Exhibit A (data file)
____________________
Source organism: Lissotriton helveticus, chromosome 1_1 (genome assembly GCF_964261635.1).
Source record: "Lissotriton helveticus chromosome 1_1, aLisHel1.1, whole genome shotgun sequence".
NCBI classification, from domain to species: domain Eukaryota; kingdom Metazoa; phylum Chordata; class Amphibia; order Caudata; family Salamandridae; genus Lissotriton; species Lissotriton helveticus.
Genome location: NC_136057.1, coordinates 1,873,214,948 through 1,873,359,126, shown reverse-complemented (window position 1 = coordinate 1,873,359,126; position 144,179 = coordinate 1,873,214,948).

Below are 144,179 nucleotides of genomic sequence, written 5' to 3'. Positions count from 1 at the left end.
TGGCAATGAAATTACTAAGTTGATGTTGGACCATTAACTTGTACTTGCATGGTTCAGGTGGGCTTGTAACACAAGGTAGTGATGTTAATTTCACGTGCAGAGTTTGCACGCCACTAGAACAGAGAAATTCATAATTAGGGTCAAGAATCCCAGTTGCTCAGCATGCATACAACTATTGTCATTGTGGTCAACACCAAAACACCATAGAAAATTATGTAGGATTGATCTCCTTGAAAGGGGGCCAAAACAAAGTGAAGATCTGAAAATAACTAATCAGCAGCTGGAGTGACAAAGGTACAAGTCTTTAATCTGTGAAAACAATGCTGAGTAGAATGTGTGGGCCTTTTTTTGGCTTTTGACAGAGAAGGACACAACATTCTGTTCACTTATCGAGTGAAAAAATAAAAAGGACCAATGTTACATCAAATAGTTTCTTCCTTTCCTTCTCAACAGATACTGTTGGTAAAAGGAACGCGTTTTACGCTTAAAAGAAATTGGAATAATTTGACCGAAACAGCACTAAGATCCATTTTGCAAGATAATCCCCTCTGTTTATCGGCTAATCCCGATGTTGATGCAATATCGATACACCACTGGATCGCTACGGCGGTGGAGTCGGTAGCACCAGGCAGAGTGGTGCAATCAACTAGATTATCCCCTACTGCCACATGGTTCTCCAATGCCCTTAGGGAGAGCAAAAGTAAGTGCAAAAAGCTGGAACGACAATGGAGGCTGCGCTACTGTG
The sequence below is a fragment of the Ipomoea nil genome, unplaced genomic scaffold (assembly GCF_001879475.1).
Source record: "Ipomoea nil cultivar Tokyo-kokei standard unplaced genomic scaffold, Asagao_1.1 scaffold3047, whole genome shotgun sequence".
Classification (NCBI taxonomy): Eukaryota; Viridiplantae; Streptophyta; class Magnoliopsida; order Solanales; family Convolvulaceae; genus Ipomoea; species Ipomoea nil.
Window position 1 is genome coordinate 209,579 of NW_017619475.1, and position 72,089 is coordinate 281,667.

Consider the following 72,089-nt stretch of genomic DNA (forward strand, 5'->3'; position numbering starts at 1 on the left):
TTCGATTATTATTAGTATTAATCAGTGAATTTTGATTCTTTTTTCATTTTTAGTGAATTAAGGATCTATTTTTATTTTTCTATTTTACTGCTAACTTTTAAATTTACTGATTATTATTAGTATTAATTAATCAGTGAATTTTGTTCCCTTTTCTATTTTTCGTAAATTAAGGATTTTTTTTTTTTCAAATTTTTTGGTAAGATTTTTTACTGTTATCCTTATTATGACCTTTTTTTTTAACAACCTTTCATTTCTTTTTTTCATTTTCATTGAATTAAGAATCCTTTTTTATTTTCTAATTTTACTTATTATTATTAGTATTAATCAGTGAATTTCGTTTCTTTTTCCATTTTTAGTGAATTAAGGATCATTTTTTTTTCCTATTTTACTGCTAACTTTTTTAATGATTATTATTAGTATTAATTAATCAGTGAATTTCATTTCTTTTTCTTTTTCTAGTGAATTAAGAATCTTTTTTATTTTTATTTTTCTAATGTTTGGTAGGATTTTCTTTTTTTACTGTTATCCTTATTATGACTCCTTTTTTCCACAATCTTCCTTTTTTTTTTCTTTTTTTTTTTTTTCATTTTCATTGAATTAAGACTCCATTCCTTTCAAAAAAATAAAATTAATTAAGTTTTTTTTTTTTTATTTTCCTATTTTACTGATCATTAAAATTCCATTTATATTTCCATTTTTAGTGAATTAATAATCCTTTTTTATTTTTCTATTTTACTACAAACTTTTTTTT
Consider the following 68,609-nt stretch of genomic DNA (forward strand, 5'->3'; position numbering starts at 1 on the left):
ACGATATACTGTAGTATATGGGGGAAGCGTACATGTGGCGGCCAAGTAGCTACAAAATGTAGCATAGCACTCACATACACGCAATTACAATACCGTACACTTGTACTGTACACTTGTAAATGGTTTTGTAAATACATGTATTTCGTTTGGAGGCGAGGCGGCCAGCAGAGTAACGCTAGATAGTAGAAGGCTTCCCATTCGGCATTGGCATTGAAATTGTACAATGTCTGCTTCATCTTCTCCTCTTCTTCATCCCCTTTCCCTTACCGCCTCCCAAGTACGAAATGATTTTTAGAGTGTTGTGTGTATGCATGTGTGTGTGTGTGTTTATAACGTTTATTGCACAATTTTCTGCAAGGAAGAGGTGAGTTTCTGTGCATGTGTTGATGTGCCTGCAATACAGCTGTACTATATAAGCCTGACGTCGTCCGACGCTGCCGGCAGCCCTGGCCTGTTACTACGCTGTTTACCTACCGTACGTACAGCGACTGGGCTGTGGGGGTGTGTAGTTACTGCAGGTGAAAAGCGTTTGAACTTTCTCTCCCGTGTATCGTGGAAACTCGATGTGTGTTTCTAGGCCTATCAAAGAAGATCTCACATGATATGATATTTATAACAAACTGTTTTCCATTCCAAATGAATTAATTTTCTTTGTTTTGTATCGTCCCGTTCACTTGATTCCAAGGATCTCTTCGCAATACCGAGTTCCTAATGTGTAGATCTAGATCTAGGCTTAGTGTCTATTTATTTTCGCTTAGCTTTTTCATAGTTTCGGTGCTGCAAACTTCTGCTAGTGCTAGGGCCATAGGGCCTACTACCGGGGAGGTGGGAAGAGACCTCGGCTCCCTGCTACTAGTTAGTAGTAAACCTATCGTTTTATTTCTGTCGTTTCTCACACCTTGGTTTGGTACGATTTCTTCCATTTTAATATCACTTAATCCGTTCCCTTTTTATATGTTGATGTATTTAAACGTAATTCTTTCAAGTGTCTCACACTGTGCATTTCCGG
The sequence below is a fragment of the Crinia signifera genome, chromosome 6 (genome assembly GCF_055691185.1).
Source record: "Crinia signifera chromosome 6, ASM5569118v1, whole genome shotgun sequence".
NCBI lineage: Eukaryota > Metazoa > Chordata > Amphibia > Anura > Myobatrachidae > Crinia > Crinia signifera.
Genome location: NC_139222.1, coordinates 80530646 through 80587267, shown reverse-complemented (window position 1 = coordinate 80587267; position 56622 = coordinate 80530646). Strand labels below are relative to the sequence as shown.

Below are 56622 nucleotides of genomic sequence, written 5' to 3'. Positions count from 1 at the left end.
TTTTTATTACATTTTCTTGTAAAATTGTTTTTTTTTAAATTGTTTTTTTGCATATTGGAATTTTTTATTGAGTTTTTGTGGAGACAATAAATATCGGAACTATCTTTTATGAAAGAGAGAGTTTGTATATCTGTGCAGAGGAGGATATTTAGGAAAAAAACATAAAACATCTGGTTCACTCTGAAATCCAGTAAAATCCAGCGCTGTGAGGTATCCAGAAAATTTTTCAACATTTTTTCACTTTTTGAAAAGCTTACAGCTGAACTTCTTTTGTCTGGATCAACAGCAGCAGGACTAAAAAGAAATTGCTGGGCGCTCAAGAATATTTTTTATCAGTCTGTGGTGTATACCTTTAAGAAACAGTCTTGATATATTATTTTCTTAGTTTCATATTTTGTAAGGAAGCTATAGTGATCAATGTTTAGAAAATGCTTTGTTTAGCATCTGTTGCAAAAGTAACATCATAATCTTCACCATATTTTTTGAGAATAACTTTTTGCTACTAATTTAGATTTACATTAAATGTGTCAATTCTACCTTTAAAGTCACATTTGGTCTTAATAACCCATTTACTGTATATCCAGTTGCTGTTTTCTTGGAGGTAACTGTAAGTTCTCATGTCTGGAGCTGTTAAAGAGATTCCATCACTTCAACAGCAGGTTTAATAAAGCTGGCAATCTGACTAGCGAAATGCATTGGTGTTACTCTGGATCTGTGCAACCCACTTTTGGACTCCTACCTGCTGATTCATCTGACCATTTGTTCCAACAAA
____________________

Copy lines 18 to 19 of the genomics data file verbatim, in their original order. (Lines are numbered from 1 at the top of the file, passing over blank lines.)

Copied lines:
Genome location: NC_139222.1, coordinates 80530646 through 80587267, shown reverse-complemented (window position 1 = coordinate 80587267; position 56622 = coordinate 80530646). Strand labels below are relative to the sequence as shown.

Below are 56622 nucleotides of genomic sequence, written 5' to 3'. Positions count from 1 at the left end.